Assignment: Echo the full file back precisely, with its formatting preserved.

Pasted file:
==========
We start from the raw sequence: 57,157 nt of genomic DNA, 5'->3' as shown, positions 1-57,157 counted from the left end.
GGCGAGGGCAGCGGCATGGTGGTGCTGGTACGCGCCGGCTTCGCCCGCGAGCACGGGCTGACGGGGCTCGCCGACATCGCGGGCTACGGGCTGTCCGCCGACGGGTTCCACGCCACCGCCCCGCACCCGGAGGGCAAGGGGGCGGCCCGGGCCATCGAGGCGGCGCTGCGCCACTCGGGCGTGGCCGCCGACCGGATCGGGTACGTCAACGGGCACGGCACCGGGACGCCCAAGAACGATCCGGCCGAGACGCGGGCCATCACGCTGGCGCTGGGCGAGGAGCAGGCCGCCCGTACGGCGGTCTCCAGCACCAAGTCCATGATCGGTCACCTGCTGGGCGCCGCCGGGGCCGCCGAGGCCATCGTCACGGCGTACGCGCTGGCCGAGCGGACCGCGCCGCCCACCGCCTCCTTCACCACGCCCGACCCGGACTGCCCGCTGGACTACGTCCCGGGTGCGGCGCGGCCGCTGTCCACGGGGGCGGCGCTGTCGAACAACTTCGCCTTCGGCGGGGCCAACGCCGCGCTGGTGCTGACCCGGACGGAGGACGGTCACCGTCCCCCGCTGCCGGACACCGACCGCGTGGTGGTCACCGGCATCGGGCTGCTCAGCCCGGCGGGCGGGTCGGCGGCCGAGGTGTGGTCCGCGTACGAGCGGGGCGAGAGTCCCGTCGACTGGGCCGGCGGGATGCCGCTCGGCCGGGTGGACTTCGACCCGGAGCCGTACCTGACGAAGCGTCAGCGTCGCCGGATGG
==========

We start from the raw sequence: 57,157 nt of genomic DNA, 5'->3' as shown, positions 1-57,157 counted from the left end.
GGCGAGGGCAGCGGCATGGTGGTGCTGGTACGCGCCGGCTTCGCCCGCGAGCACGGGCTGACGGGGCTCGCCGACATCGCGGGCTACGGGCTGTCCGCCGACGGGTTCCACGCCACCGCCCCGCACCCGGAGGGCAAGGGGGCGGCCCGGGCCATCGAGGCGGCGCTGCGCCACTCGGGCGTGGCCGCCGACCGGATCGGGTACGTCAACGGGCACGGCACCGGGACGCCCAAGAACGATCCGGCCGAGACGCGGGCCATCACGCTGGCGCTGGGCGAGGAGCAGGCCGCCCGTACGGCGGTCTCCAGCACCAAGTCCATGATCGGTCACCTGCTGGGCGCCGCCGGGGCCGCCGAGGCCATCGTCACGGCGTACGCGCTGGCCGAGCGGACCGCGCCGCCCACCGCCTCCTTCACCACGCCCGACCCGGACTGCCCGCTGGACTACGTCCCGGGTGCGGCGCGGCCGCTGTCCACGGGGGCGGCGCTGTCGAACAACTTCGCCTTCGGCGGGGCCAACGCCGCGCTGGTGCTGACCCGGACGGAGGACGGTCACCGTCCCCCGCTGCCGGACACCGACCGCGTGGTGGTCACCGGCATCGGGCTGCTCAGCCCGGCGGGCGGGTCGGCGGCCGAGGTGTGGTCCGCGTACGAGCGGGGCGAGAGTCCCGTCGACTGGGCCGGCGGGATGCCGCTCGGCCGGGTGGACTTCGACCCGGAGCCGTACCTGACGAAGCGTCAGCGTCGCCGGATGG